Want the latest details of interest rate changes for February? According to realestate.com.au home owners can expect no change in interest rates in February thanks to shaky economies around the world.
Finance experts say the Reserve Bank is closely monitoring markets in China and the US for possible impacts on the Australian economy. The ASX has already felt the effects of slowing growth in China and falling global oil prices, losing $100 billion in value in the first eight trading days of 2016.
Any ongoing volatility could be the driving force behind the RBA’s next move, says Ryan Pickles, financial planner at Hamilton Morello. “I think what the concern will be now is the global economy and that’s the reason they may cut rates potentially,” he says. “The European Central Bank left rates unchanged, however they said they may move in March. I think also the Reserve Bank will have a look at what the US Fed and China is up to.”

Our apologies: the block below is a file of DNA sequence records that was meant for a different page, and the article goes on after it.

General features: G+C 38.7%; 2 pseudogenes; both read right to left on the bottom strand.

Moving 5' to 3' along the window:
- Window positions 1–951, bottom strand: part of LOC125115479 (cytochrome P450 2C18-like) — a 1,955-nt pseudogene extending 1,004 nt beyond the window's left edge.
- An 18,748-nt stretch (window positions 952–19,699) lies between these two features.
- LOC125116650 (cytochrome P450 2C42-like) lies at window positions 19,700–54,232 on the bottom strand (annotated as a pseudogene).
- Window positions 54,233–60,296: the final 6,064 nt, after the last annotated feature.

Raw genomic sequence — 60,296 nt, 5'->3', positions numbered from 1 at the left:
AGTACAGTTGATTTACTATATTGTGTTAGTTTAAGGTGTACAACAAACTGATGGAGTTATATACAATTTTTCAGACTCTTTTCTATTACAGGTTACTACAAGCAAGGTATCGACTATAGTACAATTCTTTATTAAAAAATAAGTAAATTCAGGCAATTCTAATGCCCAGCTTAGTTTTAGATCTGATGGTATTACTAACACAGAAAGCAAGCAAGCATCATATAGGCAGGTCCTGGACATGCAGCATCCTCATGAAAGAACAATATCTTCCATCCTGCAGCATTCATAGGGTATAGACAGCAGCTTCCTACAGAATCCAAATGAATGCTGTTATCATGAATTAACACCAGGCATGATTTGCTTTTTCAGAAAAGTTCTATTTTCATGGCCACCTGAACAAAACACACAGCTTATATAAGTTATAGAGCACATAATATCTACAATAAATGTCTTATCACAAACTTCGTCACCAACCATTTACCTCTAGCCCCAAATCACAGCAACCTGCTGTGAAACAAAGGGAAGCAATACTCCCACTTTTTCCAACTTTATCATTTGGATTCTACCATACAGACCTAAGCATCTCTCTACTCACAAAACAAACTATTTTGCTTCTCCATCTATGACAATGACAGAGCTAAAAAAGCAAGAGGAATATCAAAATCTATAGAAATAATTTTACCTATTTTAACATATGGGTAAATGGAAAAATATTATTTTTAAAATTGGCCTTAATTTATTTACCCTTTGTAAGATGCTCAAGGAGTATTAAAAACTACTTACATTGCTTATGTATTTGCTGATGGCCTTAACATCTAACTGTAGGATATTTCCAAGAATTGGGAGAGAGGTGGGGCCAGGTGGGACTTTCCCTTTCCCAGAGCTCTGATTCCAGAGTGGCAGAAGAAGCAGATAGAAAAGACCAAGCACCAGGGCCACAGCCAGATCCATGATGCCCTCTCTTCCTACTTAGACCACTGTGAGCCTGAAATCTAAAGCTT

Unemployment data released this month showed Australia’s jobless rates were steady at 5.8%, which bodes well for a stable year of interest rate movements. But if unemployment increases, it may be cause for a rate decrease, Pickles says. “If we’ve got jobs coming off and our growth starts to fall, the only way they can really pick that up is by cutting rates,” he says. “So I think it’s a wait and see approach at the moment – a very cautious wait to see what’s happening in the global economy.”
ING Direct treasurer Michael Witts agrees, saying the RBA has got the current rate of 2% right. “They’re highly unlikely to do anything anytime soon,” he says. “The RBA would be quite happy with the way the exchange rate has responded to the market volatility. “I think there are some people arguing for the RBA cutting rates in the first quarter, but I think that’s premature because I think they’ll want to see what the world actually looks like and let the current equity volatility run its course. It’s not having a major impact at this point in time.” Witts believes interest rates will be on hold for the better part of 2016. And with property prices cooling in Sydney, he says this year will also be easier for homebuyers and investors. “For buyers it’s a pretty good sign that the RBA would be keeping rates on hold,” he says. “Now we are seeing sellers adjusting to meet buyers revised expectations, whereas previously the buyers were having to adjust to meet the sellers expectations.”